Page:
Editor's Note: The following essay was written in fulfillment of the open response exercise for week 2 of Harvard University's month-long Massive Open Online Course (MOOC) Poetry in America: Dickinson, currently being offered by edX.
Dickinson’s Use of Synesthesia
Steven Wittenberg Gordon
Emily Dickinson sometimes uses synesthesia, the intermingling of two or more senses, in order to covey sensory experience in her poetry. These multiple sensory experiences allow the reader to run the poem through the body as it is read. A fine example of this device is the opening and titular line of “Bring me the sunset in a cup--”
https://courses.edx.org/c4x/HarvardX/AmPoX.4/asset/140_Bring_me_the_sunset_in_a_cup_v2.pdf. Here the colors of the sunset are fused into a fantastical beverage. The reader cannot help but wonder what such a draught would taste like, smell like, feel like in the mouth, feel like going down the throat. Would it be warm, like whiskey? For that matter, would such a luxurious and unusual drink make one drunk like whiskey?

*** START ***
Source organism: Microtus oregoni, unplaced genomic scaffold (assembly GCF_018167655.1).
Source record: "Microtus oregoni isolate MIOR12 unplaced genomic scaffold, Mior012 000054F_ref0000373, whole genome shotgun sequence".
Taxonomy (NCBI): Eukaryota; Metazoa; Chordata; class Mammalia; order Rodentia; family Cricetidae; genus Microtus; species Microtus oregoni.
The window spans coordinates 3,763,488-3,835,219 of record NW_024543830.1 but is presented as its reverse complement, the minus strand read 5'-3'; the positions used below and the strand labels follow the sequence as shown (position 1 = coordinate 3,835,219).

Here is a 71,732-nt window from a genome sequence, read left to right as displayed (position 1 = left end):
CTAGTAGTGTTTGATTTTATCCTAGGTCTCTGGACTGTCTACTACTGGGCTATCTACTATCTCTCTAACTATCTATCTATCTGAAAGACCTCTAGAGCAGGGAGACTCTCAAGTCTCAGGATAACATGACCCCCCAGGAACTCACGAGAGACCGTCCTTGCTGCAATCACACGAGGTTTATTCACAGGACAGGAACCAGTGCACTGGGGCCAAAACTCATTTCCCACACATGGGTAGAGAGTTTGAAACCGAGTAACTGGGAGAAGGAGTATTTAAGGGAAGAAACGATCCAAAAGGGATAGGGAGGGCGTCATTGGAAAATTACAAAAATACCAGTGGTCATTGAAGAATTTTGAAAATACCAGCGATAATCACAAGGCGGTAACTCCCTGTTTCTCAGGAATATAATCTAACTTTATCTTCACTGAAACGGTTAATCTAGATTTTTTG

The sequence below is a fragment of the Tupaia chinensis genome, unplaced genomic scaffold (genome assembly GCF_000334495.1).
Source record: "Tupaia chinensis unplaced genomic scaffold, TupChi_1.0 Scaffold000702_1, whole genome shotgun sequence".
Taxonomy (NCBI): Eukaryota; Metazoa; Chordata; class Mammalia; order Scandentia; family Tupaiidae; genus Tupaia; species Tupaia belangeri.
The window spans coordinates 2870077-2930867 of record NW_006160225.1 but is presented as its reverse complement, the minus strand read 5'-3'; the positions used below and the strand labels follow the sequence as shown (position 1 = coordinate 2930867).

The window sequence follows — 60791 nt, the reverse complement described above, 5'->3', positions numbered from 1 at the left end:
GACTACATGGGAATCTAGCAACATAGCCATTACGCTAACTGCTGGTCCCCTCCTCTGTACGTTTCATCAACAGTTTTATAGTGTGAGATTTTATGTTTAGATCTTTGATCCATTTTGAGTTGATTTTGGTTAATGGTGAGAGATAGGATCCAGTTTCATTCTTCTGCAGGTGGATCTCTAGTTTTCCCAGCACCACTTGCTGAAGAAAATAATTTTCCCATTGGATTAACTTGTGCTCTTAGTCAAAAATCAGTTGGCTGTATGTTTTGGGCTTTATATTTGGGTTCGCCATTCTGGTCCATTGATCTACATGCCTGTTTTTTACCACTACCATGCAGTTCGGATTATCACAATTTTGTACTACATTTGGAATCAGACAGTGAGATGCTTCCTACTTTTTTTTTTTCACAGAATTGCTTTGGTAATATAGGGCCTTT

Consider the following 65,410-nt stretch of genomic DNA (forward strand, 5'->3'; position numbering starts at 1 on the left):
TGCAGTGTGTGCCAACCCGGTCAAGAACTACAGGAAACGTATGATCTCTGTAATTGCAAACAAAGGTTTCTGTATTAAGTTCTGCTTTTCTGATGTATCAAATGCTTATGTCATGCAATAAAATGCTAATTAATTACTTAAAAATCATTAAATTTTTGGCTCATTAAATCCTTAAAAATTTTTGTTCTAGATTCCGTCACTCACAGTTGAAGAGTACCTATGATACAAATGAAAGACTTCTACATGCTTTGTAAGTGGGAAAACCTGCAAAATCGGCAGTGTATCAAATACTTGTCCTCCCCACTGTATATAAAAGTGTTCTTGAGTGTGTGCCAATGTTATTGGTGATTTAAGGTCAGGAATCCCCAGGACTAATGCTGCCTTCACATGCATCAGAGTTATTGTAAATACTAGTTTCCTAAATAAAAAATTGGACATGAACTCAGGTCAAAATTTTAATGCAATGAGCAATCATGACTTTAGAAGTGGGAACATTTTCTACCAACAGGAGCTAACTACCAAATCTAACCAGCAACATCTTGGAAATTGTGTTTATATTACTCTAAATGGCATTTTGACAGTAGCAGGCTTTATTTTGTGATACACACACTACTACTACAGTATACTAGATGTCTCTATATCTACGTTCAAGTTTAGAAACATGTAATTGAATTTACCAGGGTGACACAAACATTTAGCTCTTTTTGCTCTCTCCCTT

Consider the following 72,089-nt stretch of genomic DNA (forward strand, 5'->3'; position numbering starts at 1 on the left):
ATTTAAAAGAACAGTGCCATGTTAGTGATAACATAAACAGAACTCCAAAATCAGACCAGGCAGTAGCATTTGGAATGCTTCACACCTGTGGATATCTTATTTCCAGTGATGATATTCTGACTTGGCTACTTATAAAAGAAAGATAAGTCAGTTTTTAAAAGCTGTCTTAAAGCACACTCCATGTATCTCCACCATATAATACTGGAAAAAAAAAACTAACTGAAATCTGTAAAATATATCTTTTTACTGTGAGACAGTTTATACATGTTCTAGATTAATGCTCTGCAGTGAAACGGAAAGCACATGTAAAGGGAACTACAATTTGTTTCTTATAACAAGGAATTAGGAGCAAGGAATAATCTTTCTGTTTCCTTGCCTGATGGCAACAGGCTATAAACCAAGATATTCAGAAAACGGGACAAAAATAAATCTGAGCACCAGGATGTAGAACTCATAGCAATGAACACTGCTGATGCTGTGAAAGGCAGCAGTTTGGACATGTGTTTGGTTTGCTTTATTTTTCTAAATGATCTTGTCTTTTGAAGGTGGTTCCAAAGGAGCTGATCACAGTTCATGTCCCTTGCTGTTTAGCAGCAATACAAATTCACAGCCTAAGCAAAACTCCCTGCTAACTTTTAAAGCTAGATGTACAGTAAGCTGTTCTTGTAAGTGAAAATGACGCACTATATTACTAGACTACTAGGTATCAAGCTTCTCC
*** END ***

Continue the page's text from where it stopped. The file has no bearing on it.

Another example of Dickinson’s use of synesthesia, perhaps less obvious than the above example, may be found in the first stanza of “There’s a certain Slant of light” https://courses.edx.org/c4x/HarvardX/AmPoX.4/asset/320_Theres_a_certain_Slant_of_light.pdf.
Winter Afternoons --
That oppresses, like the Heft
Of Cathedral Tunes --
Here Dickinson compares light, which normally is thought to possess only ethereal qualities, as a “tune” or sound with the additional quality of “Heft” or substance. The reader now conceives of light in an unusual and different way. This light is not just something to be seen. It is also somehow heard and felt. The senses of sight, hearing, and touch are simultaneously engaged. The light washes over the body and enters the body through the ears as well as the eyes. In sight, in Dickinson, there is much insight.